The sad situation that is Xbox Live Indie Games has been a topic I’ve addressed before, and its marginalized position as the red-headed stepchild of Xbox Live has been frustrating for creators and consumers alike. It looks like Microsoft is in a festive mood, considering there is a rather large update to NXE around the corner, and it looks like it has thrown a bone to all the indie kids in the XNA Creator’s Club. Yeah, that’s right, Indie Games is receiving a prett major update. While these changes are somewhat different from what I would expect, some of these changes could really go far to improving the service.
The most important update is a modification the the pricing structure of Indie Games. Whereas XNA developers could formerly price their games at 200, 400 or 800 points, any new games released will be priced at either 80, 240, or 400 points, with only games under 50 MB priced at 80 points. This price change is effective now, however current games will retain their original prices unless they are updated or changed during a price change event. Games can be priced to 800 points until October 22, and current 200 point games will drop automatically to 80 points then as well. October 22 is also the day that Microsoft forces all Indie Games to be developed on XNA Game Studio 3.1. For those wondering, the October 22 date, which is the same day as the release of Windows 7, is purely coincidental, as confirmed by an XNA rep.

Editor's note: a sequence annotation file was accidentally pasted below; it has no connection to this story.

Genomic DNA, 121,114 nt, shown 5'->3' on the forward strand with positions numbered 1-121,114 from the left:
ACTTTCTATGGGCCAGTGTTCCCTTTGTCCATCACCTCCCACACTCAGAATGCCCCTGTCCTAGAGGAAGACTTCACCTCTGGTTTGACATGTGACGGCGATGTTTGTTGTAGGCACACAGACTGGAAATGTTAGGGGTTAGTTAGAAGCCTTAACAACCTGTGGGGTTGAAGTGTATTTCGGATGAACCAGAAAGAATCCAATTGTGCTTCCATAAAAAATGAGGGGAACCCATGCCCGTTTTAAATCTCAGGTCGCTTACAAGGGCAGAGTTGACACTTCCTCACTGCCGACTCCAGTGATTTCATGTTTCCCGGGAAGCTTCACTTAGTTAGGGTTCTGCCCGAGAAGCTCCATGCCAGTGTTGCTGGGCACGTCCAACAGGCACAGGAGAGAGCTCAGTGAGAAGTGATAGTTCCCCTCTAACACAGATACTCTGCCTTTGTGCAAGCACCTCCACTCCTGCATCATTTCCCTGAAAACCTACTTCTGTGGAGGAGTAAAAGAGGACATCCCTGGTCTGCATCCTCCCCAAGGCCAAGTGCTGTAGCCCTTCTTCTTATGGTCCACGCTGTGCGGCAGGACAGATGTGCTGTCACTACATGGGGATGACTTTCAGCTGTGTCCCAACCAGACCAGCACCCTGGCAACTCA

Other major changes include the admission of Japanese and German XNA developers to the marketplace, with Japan receiving Indie Games for the first time on August 11. There is also a creator reputation system that might prove helpful in weeding out poorly developed games, and an auto-reminder for customers of Indie Games to be notified when a game has been updated. Finally, creators will be given 50 free Tokens to use for hyping their game or sending copies out to reviewers.
It’s a little early to see if this is going to make a major change to the success of Indie Games. A much cheaper price, streamlined update system, and a reputation-system to make finding better developers easier is certainly helpful. Is this enough for you to pay attention to Indie Games?